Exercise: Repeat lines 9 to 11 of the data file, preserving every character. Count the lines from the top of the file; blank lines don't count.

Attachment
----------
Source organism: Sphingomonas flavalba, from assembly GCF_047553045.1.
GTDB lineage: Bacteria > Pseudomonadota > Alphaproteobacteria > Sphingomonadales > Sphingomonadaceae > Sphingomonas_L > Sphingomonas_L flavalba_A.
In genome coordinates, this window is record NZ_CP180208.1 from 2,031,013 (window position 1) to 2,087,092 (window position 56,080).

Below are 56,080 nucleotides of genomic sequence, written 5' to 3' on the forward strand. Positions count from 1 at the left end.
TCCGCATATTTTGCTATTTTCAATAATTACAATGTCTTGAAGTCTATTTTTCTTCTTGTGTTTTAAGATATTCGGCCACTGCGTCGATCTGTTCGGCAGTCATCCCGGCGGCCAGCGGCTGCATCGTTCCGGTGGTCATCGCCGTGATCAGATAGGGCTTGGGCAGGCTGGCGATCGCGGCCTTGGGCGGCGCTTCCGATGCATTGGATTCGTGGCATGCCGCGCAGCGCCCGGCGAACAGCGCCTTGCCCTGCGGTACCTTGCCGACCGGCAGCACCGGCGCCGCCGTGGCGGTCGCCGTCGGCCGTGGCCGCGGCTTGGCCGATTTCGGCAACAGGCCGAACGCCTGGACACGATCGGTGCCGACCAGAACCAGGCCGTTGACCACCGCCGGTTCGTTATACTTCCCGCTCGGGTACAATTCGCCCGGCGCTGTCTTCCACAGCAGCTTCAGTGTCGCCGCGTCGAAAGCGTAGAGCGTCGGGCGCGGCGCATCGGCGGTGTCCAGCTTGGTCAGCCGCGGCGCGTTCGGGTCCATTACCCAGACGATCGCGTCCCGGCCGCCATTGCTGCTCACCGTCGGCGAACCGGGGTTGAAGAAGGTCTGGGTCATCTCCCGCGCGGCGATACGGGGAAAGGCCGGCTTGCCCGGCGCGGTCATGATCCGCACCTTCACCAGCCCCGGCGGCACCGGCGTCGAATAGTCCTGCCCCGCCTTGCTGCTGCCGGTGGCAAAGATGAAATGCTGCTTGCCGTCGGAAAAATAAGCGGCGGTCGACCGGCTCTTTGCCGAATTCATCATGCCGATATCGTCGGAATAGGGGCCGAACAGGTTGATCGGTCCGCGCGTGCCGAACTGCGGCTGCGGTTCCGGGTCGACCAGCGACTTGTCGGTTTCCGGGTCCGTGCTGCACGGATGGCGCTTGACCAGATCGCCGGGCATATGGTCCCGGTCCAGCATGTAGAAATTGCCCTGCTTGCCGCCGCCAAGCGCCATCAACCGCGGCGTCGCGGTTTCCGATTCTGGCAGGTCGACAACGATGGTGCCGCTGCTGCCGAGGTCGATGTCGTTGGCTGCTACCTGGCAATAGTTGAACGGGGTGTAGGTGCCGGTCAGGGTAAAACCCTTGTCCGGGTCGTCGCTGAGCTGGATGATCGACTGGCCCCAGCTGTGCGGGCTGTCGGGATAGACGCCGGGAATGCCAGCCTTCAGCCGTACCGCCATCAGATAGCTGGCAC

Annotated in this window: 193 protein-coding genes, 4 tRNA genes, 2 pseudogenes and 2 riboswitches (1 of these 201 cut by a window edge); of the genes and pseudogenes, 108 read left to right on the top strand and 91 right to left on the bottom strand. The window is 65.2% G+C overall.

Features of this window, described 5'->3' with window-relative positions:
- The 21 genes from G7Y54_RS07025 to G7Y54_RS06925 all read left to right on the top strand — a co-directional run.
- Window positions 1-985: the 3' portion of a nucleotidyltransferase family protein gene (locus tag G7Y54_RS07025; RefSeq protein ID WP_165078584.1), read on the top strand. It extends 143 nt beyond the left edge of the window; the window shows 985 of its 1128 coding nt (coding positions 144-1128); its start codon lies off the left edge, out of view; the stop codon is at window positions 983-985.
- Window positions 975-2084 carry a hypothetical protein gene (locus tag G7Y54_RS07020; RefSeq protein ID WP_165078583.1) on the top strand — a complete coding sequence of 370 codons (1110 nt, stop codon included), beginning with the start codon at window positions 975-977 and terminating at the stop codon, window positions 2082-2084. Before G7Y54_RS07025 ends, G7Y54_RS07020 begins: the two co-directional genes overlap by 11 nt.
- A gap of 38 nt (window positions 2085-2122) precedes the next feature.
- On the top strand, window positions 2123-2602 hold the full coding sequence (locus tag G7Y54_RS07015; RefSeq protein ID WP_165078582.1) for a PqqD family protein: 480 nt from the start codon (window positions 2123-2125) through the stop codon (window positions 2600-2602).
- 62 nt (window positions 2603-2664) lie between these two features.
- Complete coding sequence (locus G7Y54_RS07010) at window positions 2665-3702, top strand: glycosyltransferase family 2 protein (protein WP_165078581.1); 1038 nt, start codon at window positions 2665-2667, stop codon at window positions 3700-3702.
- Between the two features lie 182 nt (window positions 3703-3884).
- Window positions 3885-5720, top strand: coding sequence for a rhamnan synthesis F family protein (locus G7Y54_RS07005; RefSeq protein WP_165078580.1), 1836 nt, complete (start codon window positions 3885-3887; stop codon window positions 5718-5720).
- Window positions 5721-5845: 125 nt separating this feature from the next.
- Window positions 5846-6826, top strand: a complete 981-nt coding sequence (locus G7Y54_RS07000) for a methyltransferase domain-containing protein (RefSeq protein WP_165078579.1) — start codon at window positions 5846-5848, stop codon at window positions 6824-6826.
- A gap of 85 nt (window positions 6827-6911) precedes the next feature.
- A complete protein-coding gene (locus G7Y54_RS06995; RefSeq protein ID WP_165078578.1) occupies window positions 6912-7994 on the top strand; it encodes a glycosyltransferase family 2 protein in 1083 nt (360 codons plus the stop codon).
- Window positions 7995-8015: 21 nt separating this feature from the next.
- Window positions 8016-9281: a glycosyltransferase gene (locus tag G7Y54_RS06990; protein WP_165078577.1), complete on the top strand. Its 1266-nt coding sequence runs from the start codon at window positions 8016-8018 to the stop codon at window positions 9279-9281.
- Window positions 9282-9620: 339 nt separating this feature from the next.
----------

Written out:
- Window positions 1-985: the 3' portion of a nucleotidyltransferase family protein gene (locus tag G7Y54_RS07025; RefSeq protein ID WP_165078584.1), read on the top strand. It extends 143 nt beyond the left edge of the window; the window shows 985 of its 1128 coding nt (coding positions 144-1128); its start codon lies off the left edge, out of view; the stop codon is at window positions 983-985.
- Window positions 975-2084 carry a hypothetical protein gene (locus tag G7Y54_RS07020; RefSeq protein ID WP_165078583.1) on the top strand — a complete coding sequence of 370 codons (1110 nt, stop codon included), beginning with the start codon at window positions 975-977 and terminating at the stop codon, window positions 2082-2084. Before G7Y54_RS07025 ends, G7Y54_RS07020 begins: the two co-directional genes overlap by 11 nt.
- A gap of 38 nt (window positions 2085-2122) precedes the next feature.